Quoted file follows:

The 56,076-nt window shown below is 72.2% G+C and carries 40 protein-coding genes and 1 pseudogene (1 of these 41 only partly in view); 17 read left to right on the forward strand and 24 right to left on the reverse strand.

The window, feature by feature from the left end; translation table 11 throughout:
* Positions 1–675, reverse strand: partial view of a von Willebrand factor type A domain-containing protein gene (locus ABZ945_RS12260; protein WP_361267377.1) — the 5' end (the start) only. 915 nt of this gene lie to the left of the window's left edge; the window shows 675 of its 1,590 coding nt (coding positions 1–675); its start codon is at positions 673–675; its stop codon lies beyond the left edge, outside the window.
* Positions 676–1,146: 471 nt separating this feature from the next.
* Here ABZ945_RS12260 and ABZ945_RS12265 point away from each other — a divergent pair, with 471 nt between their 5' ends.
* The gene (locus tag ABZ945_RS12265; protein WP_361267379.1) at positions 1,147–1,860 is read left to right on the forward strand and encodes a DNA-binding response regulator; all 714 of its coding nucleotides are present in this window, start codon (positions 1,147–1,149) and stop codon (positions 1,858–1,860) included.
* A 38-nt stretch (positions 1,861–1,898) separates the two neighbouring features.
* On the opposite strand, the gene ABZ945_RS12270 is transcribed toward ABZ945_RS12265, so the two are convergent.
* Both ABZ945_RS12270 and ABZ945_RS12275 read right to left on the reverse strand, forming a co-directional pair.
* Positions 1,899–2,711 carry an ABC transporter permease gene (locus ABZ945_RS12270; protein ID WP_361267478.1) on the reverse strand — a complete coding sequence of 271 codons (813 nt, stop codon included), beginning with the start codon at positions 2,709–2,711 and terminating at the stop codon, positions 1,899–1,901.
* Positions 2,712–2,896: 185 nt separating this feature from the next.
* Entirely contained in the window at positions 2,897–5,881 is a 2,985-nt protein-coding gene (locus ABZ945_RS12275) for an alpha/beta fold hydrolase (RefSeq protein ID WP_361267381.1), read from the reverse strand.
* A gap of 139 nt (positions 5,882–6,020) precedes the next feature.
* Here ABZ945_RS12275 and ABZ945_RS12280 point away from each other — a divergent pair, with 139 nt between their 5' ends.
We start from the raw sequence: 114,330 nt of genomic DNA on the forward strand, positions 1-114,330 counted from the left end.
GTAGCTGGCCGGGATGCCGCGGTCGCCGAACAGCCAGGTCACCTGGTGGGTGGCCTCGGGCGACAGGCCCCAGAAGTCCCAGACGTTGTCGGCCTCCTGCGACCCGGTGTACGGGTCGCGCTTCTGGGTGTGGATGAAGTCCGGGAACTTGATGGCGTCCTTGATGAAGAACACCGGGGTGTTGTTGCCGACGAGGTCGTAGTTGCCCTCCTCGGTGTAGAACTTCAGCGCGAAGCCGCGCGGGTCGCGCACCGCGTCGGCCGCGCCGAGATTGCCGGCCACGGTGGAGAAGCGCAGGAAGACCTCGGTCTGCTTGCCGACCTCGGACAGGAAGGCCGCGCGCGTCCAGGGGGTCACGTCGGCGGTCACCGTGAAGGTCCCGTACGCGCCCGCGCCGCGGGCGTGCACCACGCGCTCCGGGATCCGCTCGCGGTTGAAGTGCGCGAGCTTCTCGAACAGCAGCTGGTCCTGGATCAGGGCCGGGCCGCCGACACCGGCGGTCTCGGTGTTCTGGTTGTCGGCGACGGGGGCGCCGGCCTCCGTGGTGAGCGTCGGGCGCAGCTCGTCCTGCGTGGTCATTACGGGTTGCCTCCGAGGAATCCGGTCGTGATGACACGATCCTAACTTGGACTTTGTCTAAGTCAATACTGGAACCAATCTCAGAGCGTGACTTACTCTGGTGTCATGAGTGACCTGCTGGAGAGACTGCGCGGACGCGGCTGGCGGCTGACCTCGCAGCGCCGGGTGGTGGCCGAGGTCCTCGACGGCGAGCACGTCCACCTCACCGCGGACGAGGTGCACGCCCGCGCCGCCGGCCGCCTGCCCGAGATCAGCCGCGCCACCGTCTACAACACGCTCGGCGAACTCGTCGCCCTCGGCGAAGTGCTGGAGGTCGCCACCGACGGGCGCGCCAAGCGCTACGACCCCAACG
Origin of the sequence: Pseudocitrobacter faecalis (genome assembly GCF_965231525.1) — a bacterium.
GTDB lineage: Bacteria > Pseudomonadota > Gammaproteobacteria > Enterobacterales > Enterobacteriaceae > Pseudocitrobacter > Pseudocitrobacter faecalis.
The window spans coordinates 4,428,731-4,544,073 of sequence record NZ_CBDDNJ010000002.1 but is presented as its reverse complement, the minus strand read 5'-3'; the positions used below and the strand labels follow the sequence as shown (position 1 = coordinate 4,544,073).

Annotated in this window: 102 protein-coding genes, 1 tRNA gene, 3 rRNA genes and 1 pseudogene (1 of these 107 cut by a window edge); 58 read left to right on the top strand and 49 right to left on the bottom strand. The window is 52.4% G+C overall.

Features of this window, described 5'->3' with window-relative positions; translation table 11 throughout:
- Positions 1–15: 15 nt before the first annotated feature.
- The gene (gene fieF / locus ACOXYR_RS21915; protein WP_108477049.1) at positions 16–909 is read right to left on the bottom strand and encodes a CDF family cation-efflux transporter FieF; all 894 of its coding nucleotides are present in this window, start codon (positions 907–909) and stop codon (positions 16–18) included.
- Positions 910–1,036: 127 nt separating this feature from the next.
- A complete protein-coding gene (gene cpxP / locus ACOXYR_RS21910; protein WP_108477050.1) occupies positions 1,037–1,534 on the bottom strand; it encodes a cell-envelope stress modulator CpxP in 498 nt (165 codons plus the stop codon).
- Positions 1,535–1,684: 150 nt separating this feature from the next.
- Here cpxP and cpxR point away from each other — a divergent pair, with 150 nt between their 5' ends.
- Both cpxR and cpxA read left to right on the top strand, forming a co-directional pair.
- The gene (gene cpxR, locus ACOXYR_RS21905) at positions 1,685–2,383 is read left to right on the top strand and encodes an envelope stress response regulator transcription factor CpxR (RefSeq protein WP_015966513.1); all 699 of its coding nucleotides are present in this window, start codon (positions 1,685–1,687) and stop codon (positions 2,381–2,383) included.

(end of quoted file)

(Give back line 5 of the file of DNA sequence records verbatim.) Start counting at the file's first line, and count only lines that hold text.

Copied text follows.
* Here ABZ945_RS12260 and ABZ945_RS12265 point away from each other — a divergent pair, with 471 nt between their 5' ends.